- an injury or pulled muscle caused by a direct blow or sporting injury
- period (menstrual) pain in girls who have started having periods
- nerves, excitement or worry
- trapped wind
- lower urinary tract problems, such as cystitis (as suggested by lower abdominal pain)
Most abdominal pain is mild and will go away without treatment after a few days. However, your child should see a doctor if the pain is severe or doesn’t go away, especially when they also have other symptoms, such as a fever. In this case, you should ensure they are monitored closely and they may need further medical assessment.
When should I see my doctor?
Sometimes, abdominal pain can signal something serious. You should see your doctor (GP) immediately or go to your nearest hospital emergency department if you:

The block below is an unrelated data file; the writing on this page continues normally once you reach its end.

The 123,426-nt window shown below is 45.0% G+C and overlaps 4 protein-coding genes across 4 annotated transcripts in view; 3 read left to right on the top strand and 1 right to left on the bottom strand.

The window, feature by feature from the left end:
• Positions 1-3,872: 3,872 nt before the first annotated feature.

- have pain that is severe and is getting worse
- have pain that spreads to your chest, neck or shoulders
- have pain that lasts for several hours or longer
- have pain and vaginal bleeding and you are pregnant
- have pain in the scrotum
- have pain and vomiting or shortness of breath
- have pain and vomiting blood
- have blood in bowel motions or urine
- can’t pee (pass urine), do a poo (bowel motion) or fart (pass gas)
- are experiencing vomiting that won’t go away
If you have a sudden, severe, debilitating pain in your abdomen, go to your nearest hospital emergency department or call triple zero (000) immediately and ask for an ambulance. It may be a sign of a serious illness that requires urgent treatment.